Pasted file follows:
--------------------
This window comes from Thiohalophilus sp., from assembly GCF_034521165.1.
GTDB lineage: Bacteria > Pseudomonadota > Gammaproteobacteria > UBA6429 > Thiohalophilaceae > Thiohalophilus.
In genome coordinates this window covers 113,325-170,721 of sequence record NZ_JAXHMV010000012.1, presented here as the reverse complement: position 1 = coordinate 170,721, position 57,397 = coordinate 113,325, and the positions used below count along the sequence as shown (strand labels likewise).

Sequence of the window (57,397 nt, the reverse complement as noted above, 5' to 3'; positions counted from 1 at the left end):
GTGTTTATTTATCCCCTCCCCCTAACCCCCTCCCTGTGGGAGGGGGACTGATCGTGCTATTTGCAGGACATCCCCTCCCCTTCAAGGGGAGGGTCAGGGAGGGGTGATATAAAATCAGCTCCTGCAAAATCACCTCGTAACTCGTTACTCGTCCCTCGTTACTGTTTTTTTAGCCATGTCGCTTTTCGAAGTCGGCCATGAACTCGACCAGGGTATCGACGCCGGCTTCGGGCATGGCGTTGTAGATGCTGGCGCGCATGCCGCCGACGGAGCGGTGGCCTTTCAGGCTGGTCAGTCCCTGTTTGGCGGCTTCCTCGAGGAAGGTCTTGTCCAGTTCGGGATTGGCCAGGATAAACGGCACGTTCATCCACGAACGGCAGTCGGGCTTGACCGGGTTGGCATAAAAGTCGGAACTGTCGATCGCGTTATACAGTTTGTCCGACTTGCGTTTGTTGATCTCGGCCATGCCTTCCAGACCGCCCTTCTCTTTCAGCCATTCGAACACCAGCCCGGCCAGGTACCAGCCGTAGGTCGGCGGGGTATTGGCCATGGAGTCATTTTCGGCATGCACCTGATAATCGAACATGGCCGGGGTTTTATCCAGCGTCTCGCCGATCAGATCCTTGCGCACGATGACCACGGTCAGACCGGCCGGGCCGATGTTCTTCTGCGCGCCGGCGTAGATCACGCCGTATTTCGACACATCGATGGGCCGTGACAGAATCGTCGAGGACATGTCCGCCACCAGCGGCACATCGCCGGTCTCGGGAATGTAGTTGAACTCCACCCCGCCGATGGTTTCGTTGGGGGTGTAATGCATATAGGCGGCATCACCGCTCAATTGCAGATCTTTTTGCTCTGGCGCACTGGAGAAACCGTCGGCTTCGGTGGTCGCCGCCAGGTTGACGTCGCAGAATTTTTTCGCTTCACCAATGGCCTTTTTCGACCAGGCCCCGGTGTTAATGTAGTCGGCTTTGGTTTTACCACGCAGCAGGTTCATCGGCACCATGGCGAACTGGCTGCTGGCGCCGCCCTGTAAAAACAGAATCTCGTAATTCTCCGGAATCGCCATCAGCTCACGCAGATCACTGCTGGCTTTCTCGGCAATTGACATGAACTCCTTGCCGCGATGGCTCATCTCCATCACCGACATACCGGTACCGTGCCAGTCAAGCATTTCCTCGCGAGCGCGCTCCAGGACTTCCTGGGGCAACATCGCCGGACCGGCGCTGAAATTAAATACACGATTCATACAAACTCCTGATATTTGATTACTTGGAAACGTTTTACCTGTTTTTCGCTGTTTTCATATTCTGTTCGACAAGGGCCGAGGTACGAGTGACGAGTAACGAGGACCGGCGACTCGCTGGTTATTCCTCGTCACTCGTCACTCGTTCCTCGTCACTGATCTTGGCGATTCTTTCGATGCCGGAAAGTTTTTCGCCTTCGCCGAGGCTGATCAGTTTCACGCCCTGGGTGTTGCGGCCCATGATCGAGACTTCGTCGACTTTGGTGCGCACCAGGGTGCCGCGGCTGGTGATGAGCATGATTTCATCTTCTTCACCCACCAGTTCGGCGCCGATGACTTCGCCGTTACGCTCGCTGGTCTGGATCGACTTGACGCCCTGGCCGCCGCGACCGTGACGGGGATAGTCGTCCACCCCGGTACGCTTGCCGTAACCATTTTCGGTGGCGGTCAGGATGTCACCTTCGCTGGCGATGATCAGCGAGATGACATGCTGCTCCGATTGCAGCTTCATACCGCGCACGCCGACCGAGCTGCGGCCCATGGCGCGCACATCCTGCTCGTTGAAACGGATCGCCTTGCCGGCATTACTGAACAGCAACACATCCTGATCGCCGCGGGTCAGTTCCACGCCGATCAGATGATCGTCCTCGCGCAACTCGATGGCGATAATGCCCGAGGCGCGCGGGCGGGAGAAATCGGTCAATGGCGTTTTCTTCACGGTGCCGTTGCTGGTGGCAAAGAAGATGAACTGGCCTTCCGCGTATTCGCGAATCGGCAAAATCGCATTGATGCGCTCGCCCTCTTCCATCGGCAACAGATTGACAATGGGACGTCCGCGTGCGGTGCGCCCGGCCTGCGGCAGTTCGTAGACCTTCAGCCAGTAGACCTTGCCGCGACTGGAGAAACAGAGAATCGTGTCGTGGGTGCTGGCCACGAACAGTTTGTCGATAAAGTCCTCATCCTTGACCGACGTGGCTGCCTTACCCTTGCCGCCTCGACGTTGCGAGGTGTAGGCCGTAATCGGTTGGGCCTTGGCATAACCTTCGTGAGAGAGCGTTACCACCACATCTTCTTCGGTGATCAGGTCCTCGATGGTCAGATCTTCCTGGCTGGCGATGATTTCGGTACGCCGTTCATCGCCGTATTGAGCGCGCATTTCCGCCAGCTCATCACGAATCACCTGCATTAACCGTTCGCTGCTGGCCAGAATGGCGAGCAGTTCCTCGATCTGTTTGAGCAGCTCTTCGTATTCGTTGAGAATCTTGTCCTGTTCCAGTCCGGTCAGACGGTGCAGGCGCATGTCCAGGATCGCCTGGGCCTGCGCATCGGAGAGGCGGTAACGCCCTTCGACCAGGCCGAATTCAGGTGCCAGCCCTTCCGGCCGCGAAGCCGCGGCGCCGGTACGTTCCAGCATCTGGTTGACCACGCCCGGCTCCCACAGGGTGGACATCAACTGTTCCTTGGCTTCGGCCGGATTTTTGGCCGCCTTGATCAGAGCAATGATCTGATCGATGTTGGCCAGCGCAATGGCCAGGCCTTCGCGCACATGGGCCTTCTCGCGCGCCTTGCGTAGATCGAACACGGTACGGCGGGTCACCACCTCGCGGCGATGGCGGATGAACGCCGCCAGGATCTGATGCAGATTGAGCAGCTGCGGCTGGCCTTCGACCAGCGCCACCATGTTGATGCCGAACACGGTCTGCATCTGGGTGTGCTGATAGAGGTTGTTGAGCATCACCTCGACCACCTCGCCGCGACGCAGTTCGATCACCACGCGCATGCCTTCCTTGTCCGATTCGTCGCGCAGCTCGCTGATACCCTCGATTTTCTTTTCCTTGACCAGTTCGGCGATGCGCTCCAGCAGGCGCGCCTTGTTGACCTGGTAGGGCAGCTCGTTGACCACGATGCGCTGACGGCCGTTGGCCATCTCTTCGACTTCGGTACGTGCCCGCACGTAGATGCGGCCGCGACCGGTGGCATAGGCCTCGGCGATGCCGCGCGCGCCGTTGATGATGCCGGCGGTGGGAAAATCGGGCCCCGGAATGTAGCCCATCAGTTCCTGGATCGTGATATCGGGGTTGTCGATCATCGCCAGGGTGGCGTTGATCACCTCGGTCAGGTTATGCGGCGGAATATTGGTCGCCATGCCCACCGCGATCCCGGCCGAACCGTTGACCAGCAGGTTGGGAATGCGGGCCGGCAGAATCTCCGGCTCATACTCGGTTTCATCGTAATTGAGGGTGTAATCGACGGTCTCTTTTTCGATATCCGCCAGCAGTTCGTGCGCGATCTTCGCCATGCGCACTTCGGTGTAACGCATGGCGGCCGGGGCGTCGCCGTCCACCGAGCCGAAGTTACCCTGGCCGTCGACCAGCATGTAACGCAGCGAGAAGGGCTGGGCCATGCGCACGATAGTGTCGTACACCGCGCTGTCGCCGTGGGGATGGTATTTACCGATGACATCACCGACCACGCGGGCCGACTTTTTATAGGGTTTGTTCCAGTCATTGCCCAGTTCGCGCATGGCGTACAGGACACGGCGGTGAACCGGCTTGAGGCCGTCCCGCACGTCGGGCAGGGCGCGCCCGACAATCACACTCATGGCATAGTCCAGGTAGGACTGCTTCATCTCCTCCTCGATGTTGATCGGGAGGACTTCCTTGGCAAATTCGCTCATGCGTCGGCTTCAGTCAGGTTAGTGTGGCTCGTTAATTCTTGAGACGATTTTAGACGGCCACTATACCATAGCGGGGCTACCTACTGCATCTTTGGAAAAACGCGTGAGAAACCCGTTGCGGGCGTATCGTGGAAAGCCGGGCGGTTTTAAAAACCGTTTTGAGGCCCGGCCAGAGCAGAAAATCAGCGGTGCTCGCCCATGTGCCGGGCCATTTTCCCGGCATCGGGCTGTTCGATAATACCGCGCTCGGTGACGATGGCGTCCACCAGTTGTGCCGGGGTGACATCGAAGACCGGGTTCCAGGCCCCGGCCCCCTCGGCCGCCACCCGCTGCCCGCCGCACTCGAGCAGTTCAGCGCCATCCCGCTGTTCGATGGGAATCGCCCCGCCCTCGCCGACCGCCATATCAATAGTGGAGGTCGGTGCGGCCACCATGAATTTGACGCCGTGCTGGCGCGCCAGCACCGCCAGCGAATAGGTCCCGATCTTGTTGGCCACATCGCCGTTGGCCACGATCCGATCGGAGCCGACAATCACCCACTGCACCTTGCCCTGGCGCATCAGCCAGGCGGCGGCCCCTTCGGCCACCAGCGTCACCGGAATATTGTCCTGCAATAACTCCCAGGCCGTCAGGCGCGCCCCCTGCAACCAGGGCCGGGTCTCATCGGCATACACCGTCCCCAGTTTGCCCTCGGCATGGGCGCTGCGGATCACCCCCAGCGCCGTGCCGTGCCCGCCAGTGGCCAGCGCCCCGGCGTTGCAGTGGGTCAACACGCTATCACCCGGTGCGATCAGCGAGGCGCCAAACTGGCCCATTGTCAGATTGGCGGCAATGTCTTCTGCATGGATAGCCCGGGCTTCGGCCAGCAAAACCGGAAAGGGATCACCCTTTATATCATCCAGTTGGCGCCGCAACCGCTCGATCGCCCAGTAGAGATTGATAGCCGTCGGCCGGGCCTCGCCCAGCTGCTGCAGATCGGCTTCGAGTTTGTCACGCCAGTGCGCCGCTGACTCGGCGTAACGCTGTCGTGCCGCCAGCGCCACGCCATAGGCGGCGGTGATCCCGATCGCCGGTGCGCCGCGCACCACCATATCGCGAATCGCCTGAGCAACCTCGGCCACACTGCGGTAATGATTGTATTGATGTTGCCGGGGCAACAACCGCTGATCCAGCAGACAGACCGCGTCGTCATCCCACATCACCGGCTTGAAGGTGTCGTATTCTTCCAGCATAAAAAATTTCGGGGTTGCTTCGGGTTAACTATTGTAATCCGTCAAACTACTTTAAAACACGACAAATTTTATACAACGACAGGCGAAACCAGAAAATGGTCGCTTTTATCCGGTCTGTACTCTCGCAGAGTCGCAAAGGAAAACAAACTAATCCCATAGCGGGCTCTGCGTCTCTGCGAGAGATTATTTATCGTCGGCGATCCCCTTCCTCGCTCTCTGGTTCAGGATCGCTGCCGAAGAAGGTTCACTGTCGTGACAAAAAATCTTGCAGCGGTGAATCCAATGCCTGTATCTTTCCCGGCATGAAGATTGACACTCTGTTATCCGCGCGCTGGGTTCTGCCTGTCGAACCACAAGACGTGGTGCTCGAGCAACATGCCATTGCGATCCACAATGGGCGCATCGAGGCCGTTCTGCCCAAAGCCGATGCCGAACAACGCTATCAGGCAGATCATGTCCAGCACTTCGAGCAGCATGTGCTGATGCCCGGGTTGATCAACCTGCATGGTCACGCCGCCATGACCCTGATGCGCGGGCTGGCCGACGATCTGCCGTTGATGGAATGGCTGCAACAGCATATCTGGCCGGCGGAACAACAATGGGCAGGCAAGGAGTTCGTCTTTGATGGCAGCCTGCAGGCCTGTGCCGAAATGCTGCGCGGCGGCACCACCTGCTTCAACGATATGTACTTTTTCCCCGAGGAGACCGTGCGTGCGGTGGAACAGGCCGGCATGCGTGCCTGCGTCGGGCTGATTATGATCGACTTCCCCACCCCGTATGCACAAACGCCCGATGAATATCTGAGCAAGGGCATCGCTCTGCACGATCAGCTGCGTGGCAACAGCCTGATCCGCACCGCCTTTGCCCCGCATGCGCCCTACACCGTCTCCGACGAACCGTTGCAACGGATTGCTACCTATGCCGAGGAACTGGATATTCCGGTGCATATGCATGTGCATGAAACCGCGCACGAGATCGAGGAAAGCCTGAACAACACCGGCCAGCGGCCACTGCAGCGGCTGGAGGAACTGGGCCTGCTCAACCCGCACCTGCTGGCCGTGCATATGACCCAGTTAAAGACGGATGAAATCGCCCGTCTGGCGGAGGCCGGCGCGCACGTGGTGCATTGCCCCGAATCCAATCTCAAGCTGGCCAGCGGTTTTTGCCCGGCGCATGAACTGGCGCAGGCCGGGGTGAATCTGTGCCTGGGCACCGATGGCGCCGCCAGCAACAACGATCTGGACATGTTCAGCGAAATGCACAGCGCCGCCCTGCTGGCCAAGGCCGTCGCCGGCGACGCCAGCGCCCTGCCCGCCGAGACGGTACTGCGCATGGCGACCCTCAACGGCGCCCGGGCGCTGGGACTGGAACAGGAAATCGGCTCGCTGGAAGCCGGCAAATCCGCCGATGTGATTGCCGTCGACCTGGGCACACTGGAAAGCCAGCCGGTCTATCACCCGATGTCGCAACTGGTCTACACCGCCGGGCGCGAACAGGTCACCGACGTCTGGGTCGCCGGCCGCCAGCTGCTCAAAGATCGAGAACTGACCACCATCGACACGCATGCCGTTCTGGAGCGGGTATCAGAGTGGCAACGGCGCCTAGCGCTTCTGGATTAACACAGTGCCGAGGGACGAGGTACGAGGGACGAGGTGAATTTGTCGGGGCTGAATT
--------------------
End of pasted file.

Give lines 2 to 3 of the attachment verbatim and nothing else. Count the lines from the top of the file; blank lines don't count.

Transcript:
GTDB lineage: Bacteria > Pseudomonadota > Gammaproteobacteria > UBA6429 > Thiohalophilaceae > Thiohalophilus.
In genome coordinates this window covers 113,325-170,721 of sequence record NZ_JAXHMV010000012.1, presented here as the reverse complement: position 1 = coordinate 170,721, position 57,397 = coordinate 113,325, and the positions used below count along the sequence as shown (strand labels likewise).